The aim of this study is to estimate the causal effect of family size on the proximity between older mothers and adult children by using a large administrative data set from Sweden. Our main results show that adult children in Sweden are not constrained by sibship size in choosing where to live: for families with more than one child, sibship size does not affect child-mother proximity. For aging parents, however, having fewer children reduces the probability of having at least one child living nearby, which is likely to have consequences for the intensity of intergenerational contact and eldercare.
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In the fifth and sixth sections, we discuss the methodology and the interpretation of the estimated effects in more detail.
Evidence from the United States suggests that older parents indeed expect to move closer to adult children out of need (Silverstein and Angelelli 1998). In what follows, we provide descriptive evidence showing that the distance between adult children and their parents remains relatively stable over time, suggesting that intergenerational geographic convergence is not a common phenomenon in Sweden.
Parishes constitute the smallest administrative unit that is used in Sweden for population censuses. Municipalities are larger service-providing local authorities, of which there were 289 in 1990.
A detailed description of how the 2003 education register has been translated into years of education can be found in the working paper version of this article (Holmlund et al. 2009).
Throughout the article, we interpret the coefficients in the log-linear models in percentage terms, obtaining the percentage changes using the formula (exp(beta) – 1).
The geographic distance between children and mothers might also vary by children’s marital status (Compton and Pollak 2009). Unfortunately, we do not have information on adult children’s marital status in our data set and therefore cannot investigate this issue.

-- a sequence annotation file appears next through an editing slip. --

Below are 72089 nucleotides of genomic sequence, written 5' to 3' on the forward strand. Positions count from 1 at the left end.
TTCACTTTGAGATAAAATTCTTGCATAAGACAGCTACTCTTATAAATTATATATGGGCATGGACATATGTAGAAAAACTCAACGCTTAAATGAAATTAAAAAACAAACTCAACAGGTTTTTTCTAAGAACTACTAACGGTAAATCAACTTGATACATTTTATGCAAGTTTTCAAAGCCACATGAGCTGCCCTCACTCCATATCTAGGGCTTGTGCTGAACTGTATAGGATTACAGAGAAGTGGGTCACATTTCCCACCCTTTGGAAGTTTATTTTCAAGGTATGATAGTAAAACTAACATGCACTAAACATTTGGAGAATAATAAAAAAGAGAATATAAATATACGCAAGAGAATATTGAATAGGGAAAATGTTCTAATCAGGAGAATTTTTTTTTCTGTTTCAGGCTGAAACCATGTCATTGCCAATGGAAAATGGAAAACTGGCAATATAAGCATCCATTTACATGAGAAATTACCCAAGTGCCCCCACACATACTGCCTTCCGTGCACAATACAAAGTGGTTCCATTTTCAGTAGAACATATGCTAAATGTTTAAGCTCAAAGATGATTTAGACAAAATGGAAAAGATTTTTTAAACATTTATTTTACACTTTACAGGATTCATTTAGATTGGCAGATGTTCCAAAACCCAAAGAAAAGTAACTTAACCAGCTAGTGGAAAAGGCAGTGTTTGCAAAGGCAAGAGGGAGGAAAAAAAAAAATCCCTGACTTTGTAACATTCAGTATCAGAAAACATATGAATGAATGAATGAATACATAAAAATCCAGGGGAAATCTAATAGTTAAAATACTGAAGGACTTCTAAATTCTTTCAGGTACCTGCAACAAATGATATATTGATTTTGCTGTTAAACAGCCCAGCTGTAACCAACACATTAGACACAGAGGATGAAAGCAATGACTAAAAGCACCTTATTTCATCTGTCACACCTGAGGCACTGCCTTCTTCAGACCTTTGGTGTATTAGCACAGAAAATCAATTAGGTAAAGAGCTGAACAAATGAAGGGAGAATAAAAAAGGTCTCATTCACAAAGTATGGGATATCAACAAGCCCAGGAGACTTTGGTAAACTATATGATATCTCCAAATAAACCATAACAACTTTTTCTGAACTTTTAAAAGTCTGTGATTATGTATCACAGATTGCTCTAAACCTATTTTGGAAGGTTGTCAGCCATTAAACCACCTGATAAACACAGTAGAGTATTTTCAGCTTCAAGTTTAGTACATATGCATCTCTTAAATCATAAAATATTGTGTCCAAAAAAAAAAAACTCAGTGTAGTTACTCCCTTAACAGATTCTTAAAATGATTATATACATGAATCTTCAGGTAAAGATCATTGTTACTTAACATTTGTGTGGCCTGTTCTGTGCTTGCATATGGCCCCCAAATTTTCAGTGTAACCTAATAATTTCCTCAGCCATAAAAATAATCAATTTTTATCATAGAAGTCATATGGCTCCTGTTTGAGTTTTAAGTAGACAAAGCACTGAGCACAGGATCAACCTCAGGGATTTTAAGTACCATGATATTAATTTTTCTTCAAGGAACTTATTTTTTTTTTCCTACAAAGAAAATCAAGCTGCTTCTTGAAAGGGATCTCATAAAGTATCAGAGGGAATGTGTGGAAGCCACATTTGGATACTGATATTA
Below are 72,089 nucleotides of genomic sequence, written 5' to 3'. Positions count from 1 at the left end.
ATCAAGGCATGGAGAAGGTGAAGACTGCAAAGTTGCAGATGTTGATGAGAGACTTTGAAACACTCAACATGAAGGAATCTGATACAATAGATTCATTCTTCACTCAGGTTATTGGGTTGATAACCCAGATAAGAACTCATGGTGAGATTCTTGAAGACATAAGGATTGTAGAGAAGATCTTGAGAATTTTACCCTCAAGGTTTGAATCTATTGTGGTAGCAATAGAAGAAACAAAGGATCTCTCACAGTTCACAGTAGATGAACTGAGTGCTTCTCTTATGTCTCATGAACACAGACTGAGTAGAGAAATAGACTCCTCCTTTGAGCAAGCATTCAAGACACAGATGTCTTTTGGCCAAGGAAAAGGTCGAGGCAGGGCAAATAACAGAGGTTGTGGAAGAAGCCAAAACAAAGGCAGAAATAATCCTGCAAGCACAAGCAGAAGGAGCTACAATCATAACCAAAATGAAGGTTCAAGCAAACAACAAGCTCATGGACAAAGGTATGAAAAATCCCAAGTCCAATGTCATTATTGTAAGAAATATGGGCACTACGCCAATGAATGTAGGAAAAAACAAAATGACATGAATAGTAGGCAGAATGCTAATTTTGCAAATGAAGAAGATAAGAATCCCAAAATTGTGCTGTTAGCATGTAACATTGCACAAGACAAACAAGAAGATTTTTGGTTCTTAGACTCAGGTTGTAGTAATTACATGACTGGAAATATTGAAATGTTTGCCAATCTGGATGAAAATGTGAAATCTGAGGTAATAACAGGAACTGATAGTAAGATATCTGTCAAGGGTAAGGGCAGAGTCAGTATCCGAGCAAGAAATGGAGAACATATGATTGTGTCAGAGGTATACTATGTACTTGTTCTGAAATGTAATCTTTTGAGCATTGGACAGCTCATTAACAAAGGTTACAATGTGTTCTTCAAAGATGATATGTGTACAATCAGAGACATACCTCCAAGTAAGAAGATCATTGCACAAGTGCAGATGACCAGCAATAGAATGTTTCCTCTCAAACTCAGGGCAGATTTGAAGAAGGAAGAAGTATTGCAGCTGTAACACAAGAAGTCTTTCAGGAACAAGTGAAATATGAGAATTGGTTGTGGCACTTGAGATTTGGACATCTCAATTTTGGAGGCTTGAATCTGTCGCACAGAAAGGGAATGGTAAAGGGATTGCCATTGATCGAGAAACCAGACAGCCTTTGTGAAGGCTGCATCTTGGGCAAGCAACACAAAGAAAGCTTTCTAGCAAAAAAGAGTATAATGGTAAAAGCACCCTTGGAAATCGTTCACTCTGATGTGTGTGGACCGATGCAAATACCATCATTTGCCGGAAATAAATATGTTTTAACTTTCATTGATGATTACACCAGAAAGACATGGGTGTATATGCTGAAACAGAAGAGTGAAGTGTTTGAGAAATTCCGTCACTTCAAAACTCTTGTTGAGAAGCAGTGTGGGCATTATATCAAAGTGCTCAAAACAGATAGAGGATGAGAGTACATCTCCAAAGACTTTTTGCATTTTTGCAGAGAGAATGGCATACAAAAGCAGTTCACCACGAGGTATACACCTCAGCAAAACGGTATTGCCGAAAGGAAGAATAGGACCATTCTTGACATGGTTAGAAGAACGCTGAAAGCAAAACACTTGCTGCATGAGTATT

The regressions here are run at the level of the mother; that is, we have one observation per family.
As mentioned in the fourth section, we controlled for adult children’s education in our IV regressions because recent research suggests that individuals with higher levels of education are geographically more mobile. However, a critic might argue that adult children’s education is likely to be correlated with the error term in Eq. (2), leading to biased estimates of family size on child-parent geographic proximity. In unreported regressions, we therefore estimated the regressions without controlling for adult children’s education, which did not alter our overall conclusions. The results are available from the authors upon request. As we will discuss further in the next section, it is important to keep in mind that these results hold for families with two or more children, and not necessarily for the shift from being an only child to having siblings. Finally, in unreported regressions, we also estimated the preceding regressions separately for women and men. The results did not point to considerable differences in the effect of family size on child-parent geographic distances by gender.
Bedard and Deschênes (2004) used the sex of the first child as an exogenous variation for family breakup in order to investigate the causal effect of marital dissolution on the mother’s economic status. However, in our context, the sex of the first child is unlikely to be a valid instrument for family size because gender might have a direct effect on adult children’s location decisions.
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We gratefully acknowledge financial support from the Economic and Social Research Council under Grant RES-000-22-2684 and through the Research Centre on Micro-Social Change (MiSoC) (Award No. RES-518-28-001). Helena Holmlund would also like to thank the Jan Wallander and Tom Hedelius Foundation for financial support. We also thank seminar participants at the 2007 IZA Workshop on Long-Term Care, the 2009 ESPE conference, and seminar participants at the University St. Gallen.
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Holmlund, H., Rainer, H. & Siedler, T. Meet the Parents? Family Size and the Geographic Proximity Between Adult Children and Older Mothers in Sweden. Demography 50, 903–931 (2013). https://doi.org/10.1007/s13524-012-0181-1